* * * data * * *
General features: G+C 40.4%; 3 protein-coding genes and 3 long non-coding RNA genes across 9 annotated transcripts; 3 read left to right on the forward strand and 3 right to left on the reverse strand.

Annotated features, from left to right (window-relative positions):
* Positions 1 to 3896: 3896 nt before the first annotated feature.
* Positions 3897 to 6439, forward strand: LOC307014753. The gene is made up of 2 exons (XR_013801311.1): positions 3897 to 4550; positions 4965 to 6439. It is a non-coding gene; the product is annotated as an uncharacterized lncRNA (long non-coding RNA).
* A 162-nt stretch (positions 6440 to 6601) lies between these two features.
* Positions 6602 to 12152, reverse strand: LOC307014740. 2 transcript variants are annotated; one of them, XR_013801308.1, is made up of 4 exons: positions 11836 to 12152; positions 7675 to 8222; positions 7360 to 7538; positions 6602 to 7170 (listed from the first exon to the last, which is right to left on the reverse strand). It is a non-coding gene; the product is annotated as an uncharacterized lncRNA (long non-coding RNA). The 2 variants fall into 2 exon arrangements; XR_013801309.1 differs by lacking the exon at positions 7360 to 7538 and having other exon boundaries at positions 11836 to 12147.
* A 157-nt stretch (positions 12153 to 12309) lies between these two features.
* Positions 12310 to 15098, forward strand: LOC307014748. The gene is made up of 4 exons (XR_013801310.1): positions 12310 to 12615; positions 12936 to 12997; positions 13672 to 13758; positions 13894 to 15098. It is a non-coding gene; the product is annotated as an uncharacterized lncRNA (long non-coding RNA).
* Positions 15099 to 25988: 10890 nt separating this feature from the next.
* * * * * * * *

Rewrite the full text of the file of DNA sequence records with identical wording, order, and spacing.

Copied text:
General features: G+C 40.4%; 3 protein-coding genes and 3 long non-coding RNA genes across 9 annotated transcripts; 3 read left to right on the forward strand and 3 right to left on the reverse strand.

Annotated features, from left to right (window-relative positions):
* Positions 1 to 3896: 3896 nt before the first annotated feature.
* Positions 3897 to 6439, forward strand: LOC307014753. The gene is made up of 2 exons (XR_013801311.1): positions 3897 to 4550; positions 4965 to 6439. It is a non-coding gene; the product is annotated as an uncharacterized lncRNA (long non-coding RNA).
* A 162-nt stretch (positions 6440 to 6601) lies between these two features.
* Positions 6602 to 12152, reverse strand: LOC307014740. 2 transcript variants are annotated; one of them, XR_013801308.1, is made up of 4 exons: positions 11836 to 12152; positions 7675 to 8222; positions 7360 to 7538; positions 6602 to 7170 (listed from the first exon to the last, which is right to left on the reverse strand). It is a non-coding gene; the product is annotated as an uncharacterized lncRNA (long non-coding RNA). The 2 variants fall into 2 exon arrangements; XR_013801309.1 differs by lacking the exon at positions 7360 to 7538 and having other exon boundaries at positions 11836 to 12147.
* A 157-nt stretch (positions 12153 to 12309) lies between these two features.
* Positions 12310 to 15098, forward strand: LOC307014748. The gene is made up of 4 exons (XR_013801310.1): positions 12310 to 12615; positions 12936 to 12997; positions 13672 to 13758; positions 13894 to 15098. It is a non-coding gene; the product is annotated as an uncharacterized lncRNA (long non-coding RNA).
* Positions 15099 to 25988: 10890 nt separating this feature from the next.